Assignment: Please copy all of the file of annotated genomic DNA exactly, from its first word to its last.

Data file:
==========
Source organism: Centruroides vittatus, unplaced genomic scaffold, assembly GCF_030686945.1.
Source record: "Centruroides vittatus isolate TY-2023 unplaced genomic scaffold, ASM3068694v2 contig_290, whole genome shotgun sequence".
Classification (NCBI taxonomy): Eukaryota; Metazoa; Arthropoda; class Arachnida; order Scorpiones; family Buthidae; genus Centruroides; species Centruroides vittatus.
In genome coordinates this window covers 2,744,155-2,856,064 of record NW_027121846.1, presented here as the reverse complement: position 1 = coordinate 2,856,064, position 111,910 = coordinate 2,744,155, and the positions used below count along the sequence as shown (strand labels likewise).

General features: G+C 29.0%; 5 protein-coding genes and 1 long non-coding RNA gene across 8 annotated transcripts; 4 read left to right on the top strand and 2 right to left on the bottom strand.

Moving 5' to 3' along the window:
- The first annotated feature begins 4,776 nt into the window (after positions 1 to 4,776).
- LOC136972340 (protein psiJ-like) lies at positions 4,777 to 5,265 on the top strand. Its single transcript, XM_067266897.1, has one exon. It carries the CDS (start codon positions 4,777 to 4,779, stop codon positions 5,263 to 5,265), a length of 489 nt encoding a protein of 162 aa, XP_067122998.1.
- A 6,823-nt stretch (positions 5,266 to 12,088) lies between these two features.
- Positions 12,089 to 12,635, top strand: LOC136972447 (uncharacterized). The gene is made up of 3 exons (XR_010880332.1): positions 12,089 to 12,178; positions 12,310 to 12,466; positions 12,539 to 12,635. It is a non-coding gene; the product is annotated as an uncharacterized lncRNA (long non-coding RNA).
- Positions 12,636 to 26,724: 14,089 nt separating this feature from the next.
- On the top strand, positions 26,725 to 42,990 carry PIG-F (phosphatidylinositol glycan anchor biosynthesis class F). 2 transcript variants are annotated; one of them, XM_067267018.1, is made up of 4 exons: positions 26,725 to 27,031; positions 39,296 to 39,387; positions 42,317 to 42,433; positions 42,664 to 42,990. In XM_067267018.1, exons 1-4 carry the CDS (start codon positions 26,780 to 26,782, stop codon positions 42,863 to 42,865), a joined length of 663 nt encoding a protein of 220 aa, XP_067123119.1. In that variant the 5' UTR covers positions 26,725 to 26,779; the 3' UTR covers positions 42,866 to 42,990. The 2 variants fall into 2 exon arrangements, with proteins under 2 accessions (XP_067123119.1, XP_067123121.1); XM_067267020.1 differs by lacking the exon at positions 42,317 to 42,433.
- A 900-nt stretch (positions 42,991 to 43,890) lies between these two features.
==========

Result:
Source organism: Centruroides vittatus, unplaced genomic scaffold, assembly GCF_030686945.1.
Source record: "Centruroides vittatus isolate TY-2023 unplaced genomic scaffold, ASM3068694v2 contig_290, whole genome shotgun sequence".
Classification (NCBI taxonomy): Eukaryota; Metazoa; Arthropoda; class Arachnida; order Scorpiones; family Buthidae; genus Centruroides; species Centruroides vittatus.
In genome coordinates this window covers 2,744,155-2,856,064 of record NW_027121846.1, presented here as the reverse complement: position 1 = coordinate 2,856,064, position 111,910 = coordinate 2,744,155, and the positions used below count along the sequence as shown (strand labels likewise).

General features: G+C 29.0%; 5 protein-coding genes and 1 long non-coding RNA gene across 8 annotated transcripts; 4 read left to right on the top strand and 2 right to left on the bottom strand.

Moving 5' to 3' along the window:
- The first annotated feature begins 4,776 nt into the window (after positions 1 to 4,776).
- LOC136972340 (protein psiJ-like) lies at positions 4,777 to 5,265 on the top strand. Its single transcript, XM_067266897.1, has one exon. It carries the CDS (start codon positions 4,777 to 4,779, stop codon positions 5,263 to 5,265), a length of 489 nt encoding a protein of 162 aa, XP_067122998.1.
- A 6,823-nt stretch (positions 5,266 to 12,088) lies between these two features.
- Positions 12,089 to 12,635, top strand: LOC136972447 (uncharacterized). The gene is made up of 3 exons (XR_010880332.1): positions 12,089 to 12,178; positions 12,310 to 12,466; positions 12,539 to 12,635. It is a non-coding gene; the product is annotated as an uncharacterized lncRNA (long non-coding RNA).
- Positions 12,636 to 26,724: 14,089 nt separating this feature from the next.
- On the top strand, positions 26,725 to 42,990 carry PIG-F (phosphatidylinositol glycan anchor biosynthesis class F). 2 transcript variants are annotated; one of them, XM_067267018.1, is made up of 4 exons: positions 26,725 to 27,031; positions 39,296 to 39,387; positions 42,317 to 42,433; positions 42,664 to 42,990. In XM_067267018.1, exons 1-4 carry the CDS (start codon positions 26,780 to 26,782, stop codon positions 42,863 to 42,865), a joined length of 663 nt encoding a protein of 220 aa, XP_067123119.1. In that variant the 5' UTR covers positions 26,725 to 26,779; the 3' UTR covers positions 42,866 to 42,990. The 2 variants fall into 2 exon arrangements, with proteins under 2 accessions (XP_067123119.1, XP_067123121.1); XM_067267020.1 differs by lacking the exon at positions 42,317 to 42,433.
- A 900-nt stretch (positions 42,991 to 43,890) lies between these two features.